As a child, Peggy Anderson swore she’d never become a nurse like her mother. So when she decided to write a book about nursing, her friends teased her. Call it Scar Wars, one of them suggested. Anderson persisted, and her profile of an RN in a Philadelphia hospital, titled simply Nurse, became a hardcover best-seller in 1978 and was on the paperback list for 16 weeks. In all, 1.7 million copies have been sold, and new sales are sure to follow an upcoming two-hour TV adaptation of the book starring The Waltons’ mother, Michael Learned.
The book’s success surprised no one more than Anderson. When the paperback rights were sold for $137,000, the 41-year-old author cried. “I realized that my struggling days were beginning to be over,” she says. “I had been so desperate for money that once I went to a VA hospital that was looking for depressed people to go on a drug program for $20 a week. Some dear friends had the sense to talk me out of that.”
Anderson spent a couple of months searching for the right woman as her model. “I wanted an RN who was on regular duty and rotating shifts,” she explains. “I soon discovered that being a nurse in a city hospital is so hard people don’t stay long in the job. So I was meeting a lot of 21-year-olds.” She finally settled on a 29-year-old married head nurse, who insisted on anonymity; Anderson calls her “Mary Benjamin.” They began meeting three times a week to discuss the often harrowing experiences of the women in white. “I was astonished,” Anderson says, “by all the things nurses have to cope with that have nothing to do with medical care. For instance, handling a patient who is trying to trick them into gratifying him sexually. Most of these women are 20 to 23. Where do you get preparation for something like that?”
Mary Benjamin disarms readers with her frankness. “There are a lot of bitches in nursing,” she admits, “just as there are in other professions.” She herself comes across as a tough, compassionate, dedicated woman. She admits sometimes bending the rules and “snowing” (drugging) terminally ill patients to ease their pain, and she tearfully recalls hitting an angry woman patient who was striking out at her. The woman later died during surgery.
For her 60 interviews, lasting from two to six hours, Mary Benjamin received $2,000 up front and draws five percent of the book’s profits. She has left full-time nursing to care for her doctor husband and 20-month-old son, and has steadfastly protected her identity. Another nurse was hired to make the rounds promoting the book.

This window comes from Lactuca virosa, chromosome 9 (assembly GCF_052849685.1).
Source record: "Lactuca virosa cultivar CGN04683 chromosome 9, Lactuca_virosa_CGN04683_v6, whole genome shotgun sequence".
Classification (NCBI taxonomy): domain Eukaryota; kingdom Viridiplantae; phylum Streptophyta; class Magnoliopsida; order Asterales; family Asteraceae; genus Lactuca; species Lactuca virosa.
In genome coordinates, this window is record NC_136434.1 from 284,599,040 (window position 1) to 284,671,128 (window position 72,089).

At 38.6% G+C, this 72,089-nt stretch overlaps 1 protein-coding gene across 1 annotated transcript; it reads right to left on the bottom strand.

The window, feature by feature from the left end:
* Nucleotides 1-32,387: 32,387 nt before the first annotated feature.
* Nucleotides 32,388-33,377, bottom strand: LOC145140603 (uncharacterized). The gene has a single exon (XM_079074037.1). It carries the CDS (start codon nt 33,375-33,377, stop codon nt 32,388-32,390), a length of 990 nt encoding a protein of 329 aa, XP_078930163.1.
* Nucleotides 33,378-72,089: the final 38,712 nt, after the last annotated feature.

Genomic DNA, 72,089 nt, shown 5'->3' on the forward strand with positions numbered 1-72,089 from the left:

Peggy, meanwhile, encouraged by a six-figure advance, is working on two manuscripts. One focuses on a children’s hospital, and the other is an account of the grief and anger she felt after her father was murdered during a 1970 holdup of his Chicago plumbing and heating company.
He had been a toy buyer for Montgomery Ward when Peggy, the oldest of three children, was growing up in Chicago. A graduate of Augustana College, she taught English in Togo, West Africa as a member of the Peace Corps. After her boss from those days, Charles Peters, founded the Washington Monthly, he persuaded Peggy to join the magazine as a reporter.
In 1972 she was a feature writer on the Philadelphia Inquirer when she quit to write a book about the Daughters of the American Revolution, with a meager $2,500 advance. It was a critical success and financial flop. “Peggy had no money,” recalls her agent, Jay Acton. “She lived on bean soup and used to count how many squeezes she could get out of a toothpaste tube.”
Anderson can afford a grander life these days. She bought an elegant Philadelphia townhouse and has taken up hiking in New Hampshire. “Now that I don’t have to worry about the rent,” Peggy says, “I would like to turn my energies to the social side.” She has a number of male friends but no plans to marry. “I never wanted children,” she says, “and while I don’t want to live alone for the rest of my life, I don’t want to marry just anybody.”